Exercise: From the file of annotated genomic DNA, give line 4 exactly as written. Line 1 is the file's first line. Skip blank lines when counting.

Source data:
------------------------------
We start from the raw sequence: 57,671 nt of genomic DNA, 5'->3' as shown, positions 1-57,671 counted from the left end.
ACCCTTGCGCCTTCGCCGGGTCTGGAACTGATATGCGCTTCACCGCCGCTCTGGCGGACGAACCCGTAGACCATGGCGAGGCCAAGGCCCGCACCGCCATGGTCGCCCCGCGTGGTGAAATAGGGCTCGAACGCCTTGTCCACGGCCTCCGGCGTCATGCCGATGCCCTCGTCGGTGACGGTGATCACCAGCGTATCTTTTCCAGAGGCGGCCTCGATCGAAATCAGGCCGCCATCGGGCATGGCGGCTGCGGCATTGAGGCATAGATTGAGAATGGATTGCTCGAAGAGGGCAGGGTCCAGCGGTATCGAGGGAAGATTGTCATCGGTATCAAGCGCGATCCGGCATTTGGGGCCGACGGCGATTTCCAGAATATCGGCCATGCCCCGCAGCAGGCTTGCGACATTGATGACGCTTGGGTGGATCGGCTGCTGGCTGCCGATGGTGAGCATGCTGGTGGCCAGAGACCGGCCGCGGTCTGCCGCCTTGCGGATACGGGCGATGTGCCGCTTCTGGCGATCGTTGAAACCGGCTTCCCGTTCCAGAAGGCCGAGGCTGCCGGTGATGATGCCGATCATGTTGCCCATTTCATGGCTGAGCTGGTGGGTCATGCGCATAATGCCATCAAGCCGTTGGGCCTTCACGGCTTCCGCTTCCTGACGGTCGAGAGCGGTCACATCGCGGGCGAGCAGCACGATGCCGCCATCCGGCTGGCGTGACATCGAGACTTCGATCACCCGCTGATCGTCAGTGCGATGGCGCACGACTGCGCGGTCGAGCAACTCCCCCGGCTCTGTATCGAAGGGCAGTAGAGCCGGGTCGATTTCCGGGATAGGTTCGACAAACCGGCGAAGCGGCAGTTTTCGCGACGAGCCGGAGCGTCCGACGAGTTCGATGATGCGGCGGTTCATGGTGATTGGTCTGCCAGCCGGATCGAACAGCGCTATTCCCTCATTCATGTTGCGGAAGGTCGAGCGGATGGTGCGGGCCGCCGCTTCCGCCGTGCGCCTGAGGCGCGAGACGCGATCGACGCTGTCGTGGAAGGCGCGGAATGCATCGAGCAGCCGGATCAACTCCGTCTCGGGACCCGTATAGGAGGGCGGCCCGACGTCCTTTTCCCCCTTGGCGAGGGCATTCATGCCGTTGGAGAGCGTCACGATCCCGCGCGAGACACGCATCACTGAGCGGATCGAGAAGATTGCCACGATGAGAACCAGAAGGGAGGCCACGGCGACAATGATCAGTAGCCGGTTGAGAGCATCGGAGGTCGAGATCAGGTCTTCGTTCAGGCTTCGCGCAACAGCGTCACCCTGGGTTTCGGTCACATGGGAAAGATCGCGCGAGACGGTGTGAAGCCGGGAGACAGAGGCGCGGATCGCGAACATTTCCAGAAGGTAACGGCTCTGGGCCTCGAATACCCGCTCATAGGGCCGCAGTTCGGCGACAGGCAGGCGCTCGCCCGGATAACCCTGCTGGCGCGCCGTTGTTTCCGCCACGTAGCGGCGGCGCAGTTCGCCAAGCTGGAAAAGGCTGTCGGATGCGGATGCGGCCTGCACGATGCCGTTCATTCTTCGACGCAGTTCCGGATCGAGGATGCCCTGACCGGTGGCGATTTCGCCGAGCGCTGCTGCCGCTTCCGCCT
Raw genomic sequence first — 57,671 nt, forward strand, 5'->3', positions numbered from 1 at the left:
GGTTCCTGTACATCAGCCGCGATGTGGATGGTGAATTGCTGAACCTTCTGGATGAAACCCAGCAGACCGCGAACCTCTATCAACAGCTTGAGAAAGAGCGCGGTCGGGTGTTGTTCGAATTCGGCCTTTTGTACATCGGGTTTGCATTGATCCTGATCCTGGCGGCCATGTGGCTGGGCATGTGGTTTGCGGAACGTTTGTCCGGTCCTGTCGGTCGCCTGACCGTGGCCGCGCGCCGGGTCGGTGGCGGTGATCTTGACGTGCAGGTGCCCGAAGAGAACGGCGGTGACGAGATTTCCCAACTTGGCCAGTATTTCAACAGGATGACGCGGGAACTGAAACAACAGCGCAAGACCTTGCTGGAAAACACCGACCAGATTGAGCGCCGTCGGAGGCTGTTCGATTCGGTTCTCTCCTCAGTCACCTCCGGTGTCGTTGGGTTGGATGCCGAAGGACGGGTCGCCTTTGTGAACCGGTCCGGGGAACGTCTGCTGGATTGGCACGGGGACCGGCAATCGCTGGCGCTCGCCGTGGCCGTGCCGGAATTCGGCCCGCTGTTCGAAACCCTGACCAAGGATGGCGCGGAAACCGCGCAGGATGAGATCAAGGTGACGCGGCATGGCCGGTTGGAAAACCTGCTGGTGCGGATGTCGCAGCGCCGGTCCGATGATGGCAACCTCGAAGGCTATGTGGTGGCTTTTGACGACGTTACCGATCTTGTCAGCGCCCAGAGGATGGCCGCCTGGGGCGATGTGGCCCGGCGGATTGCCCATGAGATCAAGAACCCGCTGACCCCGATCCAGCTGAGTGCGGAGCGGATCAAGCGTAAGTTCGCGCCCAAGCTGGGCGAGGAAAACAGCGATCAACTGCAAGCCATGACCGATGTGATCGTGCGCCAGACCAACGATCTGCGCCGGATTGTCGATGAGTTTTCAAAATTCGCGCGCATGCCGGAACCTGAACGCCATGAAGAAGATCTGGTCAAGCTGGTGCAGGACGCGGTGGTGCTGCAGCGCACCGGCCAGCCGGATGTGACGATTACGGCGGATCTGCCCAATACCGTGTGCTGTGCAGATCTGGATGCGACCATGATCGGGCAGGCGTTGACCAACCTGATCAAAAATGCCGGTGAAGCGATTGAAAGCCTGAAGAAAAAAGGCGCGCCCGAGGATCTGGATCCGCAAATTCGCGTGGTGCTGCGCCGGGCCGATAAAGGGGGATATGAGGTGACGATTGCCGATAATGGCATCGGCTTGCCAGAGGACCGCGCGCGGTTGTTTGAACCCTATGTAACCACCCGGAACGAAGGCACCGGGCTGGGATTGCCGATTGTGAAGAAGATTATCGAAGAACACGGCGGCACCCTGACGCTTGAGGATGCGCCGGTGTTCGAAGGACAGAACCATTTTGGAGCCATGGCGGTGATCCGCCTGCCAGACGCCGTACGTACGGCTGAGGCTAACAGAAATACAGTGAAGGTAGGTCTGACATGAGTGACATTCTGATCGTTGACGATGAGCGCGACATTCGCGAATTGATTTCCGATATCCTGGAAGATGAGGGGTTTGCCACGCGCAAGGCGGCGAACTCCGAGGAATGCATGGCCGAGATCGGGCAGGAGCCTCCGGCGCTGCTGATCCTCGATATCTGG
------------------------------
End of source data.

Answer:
GGTTCCTGTACATCAGCCGCGATGTGGATGGTGAATTGCTGAACCTTCTGGATGAAACCCAGCAGACCGCGAACCTCTATCAACAGCTTGAGAAAGAGCGCGGTCGGGTGTTGTTCGAATTCGGCCTTTTGTACATCGGGTTTGCATTGATCCTGATCCTGGCGGCCATGTGGCTGGGCATGTGGTTTGCGGAACGTTTGTCCGGTCCTGTCGGTCGCCTGACCGTGGCCGCGCGCCGGGTCGGTGGCGGTGATCTTGACGTGCAGGTGCCCGAAGAGAACGGCGGTGACGAGATTTCCCAACTTGGCCAGTATTTCAACAGGATGACGCGGGAACTGAAACAACAGCGCAAGACCTTGCTGGAAAACACCGACCAGATTGAGCGCCGTCGGAGGCTGTTCGATTCGGTTCTCTCCTCAGTCACCTCCGGTGTCGTTGGGTTGGATGCCGAAGGACGGGTCGCCTTTGTGAACCGGTCCGGGGAACGTCTGCTGGATTGGCACGGGGACCGGCAATCGCTGGCGCTCGCCGTGGCCGTGCCGGAATTCGGCCCGCTGTTCGAAACCCTGACCAAGGATGGCGCGGAAACCGCGCAGGATGAGATCAAGGTGACGCGGCATGGCCGGTTGGAAAACCTGCTGGTGCGGATGTCGCAGCGCCGGTCCGATGATGGCAACCTCGAAGGCTATGTGGTGGCTTTTGACGACGTTACCGATCTTGTCAGCGCCCAGAGGATGGCCGCCTGGGGCGATGTGGCCCGGCGGATTGCCCATGAGATCAAGAACCCGCTGACCCCGATCCAGCTGAGTGCGGAGCGGATCAAGCGTAAGTTCGCGCCCAAGCTGGGCGAGGAAAACAGCGATCAACTGCAAGCCATGACCGATGTGATCGTGCGCCAGACCAACGATCTGCGCCGGATTGTCGATGAGTTTTCAAAATTCGCGCGCATGCCGGAACCTGAACGCCATGAAGAAGATCTGGTCAAGCTGGTGCAGGACGCGGTGGTGCTGCAGCGCACCGGCCAGCCGGATGTGACGATTACGGCGGATCTGCCCAATACCGTGTGCTGTGCAGATCTGGATGCGACCATGATCGGGCAGGCGTTGACCAACCTGATCAAAAATGCCGGTGAAGCGATTGAAAGCCTGAAGAAAAAAGGCGCGCCCGAGGATCTGGATCCGCAAATTCGCGTGGTGCTGCGCCGGGCCGATAAAGGGGGATATGAGGTGACGATTGCCGATAATGGCATCGGCTTGCCAGAGGACCGCGCGCGGTTGTTTGAACCCTATGTAACCACCCGGAACGAAGGCACCGGGCTGGGATTGCCGATTGTGAAGAAGATTATCGAAGAACACGGCGGCACCCTGACGCTTGAGGATGCGCCGGTGTTCGAAGGACAGAACCATTTTGGAGCCATGGCGGTGATCCGCCTGCCAGACGCCGTACGTACGGCTGAGGCTAACAGAAATACAGTGAAGGTAGGTCTGACATGAGTGACATTCTGATCGTTGACGATGAGCGCGACATTCGCGAATTGATTTCCGATATCCTGGAAGATGAGGGGTTTGCCACGCGCAAGGCGGCGAACTCCGAGGAATGCATGGCCGAGATCGGGCAGGAGCCTCCGGCGCTGCTGATCCTCGATATCTGG